With the new administration just securing the passage of the latest COVID relief/stimulus package, and with light at the end of the tunnel in terms of the virus overall, front and center on the national agenda is infrastructure for a host of reasons. Covering initiatives that will most likely include transportation, roads and bridges, water/wastewater, renewables/energy transition efforts, power transmission and distribution and thermal/fossil-related decommissioning efforts – these construction and infrastructure projects could and should last for years. Further, at roughly USD 2 billion, these plans and programs, even if ultimately slimmed down, could in fact dwarf all efforts since the WPA enacted under Roosevelt in 1935 and during the bleakest years of the Great Depression.
Changing The Energy Landscape
While the case for the infrastructure re-build across roads, bridges, water, and wastewater shouts for attention, one area that stands out is the clear need to upgrade the aging physical and digital security elements of the U.S./North American grid against natural and man-made disasters. Not only have most, if not all, commercial power providers developed plans to invest heavily in their electric power transmission and distribution networks but, as of now, the administration has jumped in too, and for good reason.
Why The Grid?
The need for infrastructure upgrading in the U.S. and North America is broad and critical across virtually every category. And, as we have seen recently with security breaches and weather-related outages, grid reliability and resilience are critical. So why is this?
- In the U.S. much of the current grid has reached the end of its useful life and is failing to keep up with population and construction trends in developing areas.
- What we just witnessed in Texas was what happens when the hardening/weatherizing of the grid is the can that gets kicked down the road. It is important to also note that this occurred in some of the warmest areas of the continental U.S.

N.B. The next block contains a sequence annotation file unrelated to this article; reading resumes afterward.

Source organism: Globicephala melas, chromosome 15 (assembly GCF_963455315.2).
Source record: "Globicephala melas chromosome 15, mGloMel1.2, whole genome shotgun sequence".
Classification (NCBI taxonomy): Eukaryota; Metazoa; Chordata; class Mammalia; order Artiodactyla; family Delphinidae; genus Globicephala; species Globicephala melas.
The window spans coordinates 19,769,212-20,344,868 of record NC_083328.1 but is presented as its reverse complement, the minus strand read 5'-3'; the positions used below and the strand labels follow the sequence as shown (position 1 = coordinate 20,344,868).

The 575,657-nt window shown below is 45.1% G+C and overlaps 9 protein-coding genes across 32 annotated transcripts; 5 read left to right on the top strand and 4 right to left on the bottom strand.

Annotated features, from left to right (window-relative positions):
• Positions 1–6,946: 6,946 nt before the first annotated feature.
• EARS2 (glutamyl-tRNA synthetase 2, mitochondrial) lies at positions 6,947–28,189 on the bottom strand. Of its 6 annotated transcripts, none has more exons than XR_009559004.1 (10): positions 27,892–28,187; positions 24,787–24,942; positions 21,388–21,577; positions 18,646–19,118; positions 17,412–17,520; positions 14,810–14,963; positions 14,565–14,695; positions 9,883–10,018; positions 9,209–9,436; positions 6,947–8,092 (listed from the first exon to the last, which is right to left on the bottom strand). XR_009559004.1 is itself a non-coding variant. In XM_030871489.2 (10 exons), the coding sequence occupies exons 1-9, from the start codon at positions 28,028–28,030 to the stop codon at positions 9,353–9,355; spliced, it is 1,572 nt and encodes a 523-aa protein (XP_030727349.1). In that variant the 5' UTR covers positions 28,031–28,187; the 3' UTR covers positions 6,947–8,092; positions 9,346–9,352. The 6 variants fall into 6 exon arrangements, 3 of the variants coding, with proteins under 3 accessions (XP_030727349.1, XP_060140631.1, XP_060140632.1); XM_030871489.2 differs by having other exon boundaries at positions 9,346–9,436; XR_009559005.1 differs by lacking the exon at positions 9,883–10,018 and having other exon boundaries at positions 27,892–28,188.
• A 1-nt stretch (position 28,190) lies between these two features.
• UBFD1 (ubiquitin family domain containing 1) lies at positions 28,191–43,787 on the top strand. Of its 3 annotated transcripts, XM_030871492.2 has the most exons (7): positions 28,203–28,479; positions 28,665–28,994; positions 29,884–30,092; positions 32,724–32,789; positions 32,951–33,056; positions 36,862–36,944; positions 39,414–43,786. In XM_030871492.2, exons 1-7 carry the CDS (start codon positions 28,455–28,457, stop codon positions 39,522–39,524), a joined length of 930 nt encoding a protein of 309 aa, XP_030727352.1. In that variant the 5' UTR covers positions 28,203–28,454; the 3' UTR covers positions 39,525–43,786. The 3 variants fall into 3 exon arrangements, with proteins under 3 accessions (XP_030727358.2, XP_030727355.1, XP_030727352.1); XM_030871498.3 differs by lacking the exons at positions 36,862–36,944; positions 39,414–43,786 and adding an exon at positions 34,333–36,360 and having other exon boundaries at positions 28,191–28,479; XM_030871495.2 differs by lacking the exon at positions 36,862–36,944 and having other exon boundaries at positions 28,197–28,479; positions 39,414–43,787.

- Making efforts to move power/transmission lines underground would clearly help reduce outages in storm-prone areas.
- As if from the pages of spy and techno-thriller novels, the hardening of both power transmission and the systems that allow for and direct distribution protection against cyber-security threats are critical. Going without power for any real period of time is certainly a clear and present danger.
- With utility scale solar and wind sites being located most often in rural areas, new and/or upgrading transmission lines and substation infrastructure/components will provide a far more efficient way for renewable energy to get to market.
- Through the use of grid reliability management tools in general, enhancing applications that allow for the identification of problems within a segment of the grid proactively, by providing real-time data – a modernized and “smartened” grid can re-route power automatically and thereby decrease outage numbers and the duration of outages overall.
- Furthermore, as this information is captured, operators can monitor, measure, assess, and predict the performance of not only the grid, but also the behavior of both energy providers and buyers.
- Behind the meter, advancing smart metering infrastructure will allow utility companies to implement more efforts to pass savings on to customers and do a better job of capturing usage data overall.
A Renewed War For Talent